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Eleven thousand complaints were filed with the Department of Justice about violations of the right to vote in the 2000 presidential election. How many will be filed for 2016?

Bush vs Gore, Trump vs Clinton: Voting Rights Violations in U.S. Presidential Elections

Did you know that about 11,000 complaints were filed with the U.S. Department of Justice about violations of the civil right to vote after the 2000 presidential election, where Democrat Al Gore won the popular vote but Republican George W. Bush was declared president-elect by the Supreme Court?

hillary clinton donald trump two-party systemHow many complaints are currently being filed with the Department of Justice about violations of the civil right to vote in the 2016 presidential election, where Democrat Hillary Clinton won the popular vote, but Republican Donald Trump was declared president-elect by the electoral college? Here is the link to file your complaint about voting irregularities.

The Crisis, a magazine published by the NAACP, lists some of complaints from the 2000 election, when the Supreme Court halted a recount of the ballots cast in Florida. The press ignored the following abuses of the civil right to vote and did not investigate:

  • Plantation, FL, where a school that had been a black voting precinct for years was demolished three weeks before election day without voters ever being informed about an alternative site.
  • Miami-Dade County, FL, where 47 precincts with a substantial Haitian-American population were denied Creole translators although that assistance had been previously promised and ballots were available in Spanish.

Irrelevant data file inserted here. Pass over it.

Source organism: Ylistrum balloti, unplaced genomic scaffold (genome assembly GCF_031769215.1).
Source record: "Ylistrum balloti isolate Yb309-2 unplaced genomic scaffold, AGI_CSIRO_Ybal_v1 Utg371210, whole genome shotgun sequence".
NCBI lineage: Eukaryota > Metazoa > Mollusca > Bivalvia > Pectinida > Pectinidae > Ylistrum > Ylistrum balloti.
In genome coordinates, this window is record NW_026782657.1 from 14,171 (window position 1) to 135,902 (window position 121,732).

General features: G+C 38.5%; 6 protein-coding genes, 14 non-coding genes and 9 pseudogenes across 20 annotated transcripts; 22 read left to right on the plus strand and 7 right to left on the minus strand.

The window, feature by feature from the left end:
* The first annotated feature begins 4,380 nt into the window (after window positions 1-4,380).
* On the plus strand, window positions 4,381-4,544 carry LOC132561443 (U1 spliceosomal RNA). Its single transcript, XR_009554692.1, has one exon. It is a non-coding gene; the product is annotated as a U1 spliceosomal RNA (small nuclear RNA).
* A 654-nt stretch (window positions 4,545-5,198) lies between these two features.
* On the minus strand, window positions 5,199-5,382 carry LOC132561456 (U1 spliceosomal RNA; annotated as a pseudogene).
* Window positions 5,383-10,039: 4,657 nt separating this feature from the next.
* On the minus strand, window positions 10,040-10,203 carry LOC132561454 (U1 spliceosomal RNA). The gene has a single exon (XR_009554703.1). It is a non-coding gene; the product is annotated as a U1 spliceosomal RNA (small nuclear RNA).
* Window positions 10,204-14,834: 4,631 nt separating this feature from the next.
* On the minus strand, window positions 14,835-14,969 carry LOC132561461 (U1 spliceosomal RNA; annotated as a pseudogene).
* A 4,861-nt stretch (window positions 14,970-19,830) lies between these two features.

• Why the names of some black voters were not on the voting rolls when they had just voted in the September primary.
  • Why some black voters whose names were on the voting rolls were turned away nevertheless.
  • Why some ballot boxes were not picked up until days later, and one in Miami was even found in a Sheraton hotel room.
  • Why polls closed with people in line who had shown up before the 7 p.m. deadline.

The Crisis also cites a Guardian report of police roadblocks in Florida preventing black voters from reaching the polls.

In the 2008 presidential election, The Crisis reports, “Ohio voters were sent false, official-looking letters that stated that had they been registered to vote by an organization like the NAACP they would not be able to cast a ballot…because they were ‘illegally registered to vote.'”

How many of these and other types of violations of the civil right to vote occurred in 2016? The Department of Justice (DOJ) wants people to report any and all violations using the form linked above.

Are you curious about the rest of those approximately 11,000 violations of the civil right to vote in the 2000 presidential election? You can request this information from the Department of Justice under the Freedom of Information Act (FOIA). You can email your request to Nelson D. Hermilla, Chief, FOIA/PA Branch, Civil Rights Division, Department of Justice. His email is: CRT.FOIArequests@usdoj.gov.

Include the following information in your email request:

  • Describe in sufficient detail the records you seek to enable Department of Justice personnel to locate them with a reasonable amount of effort.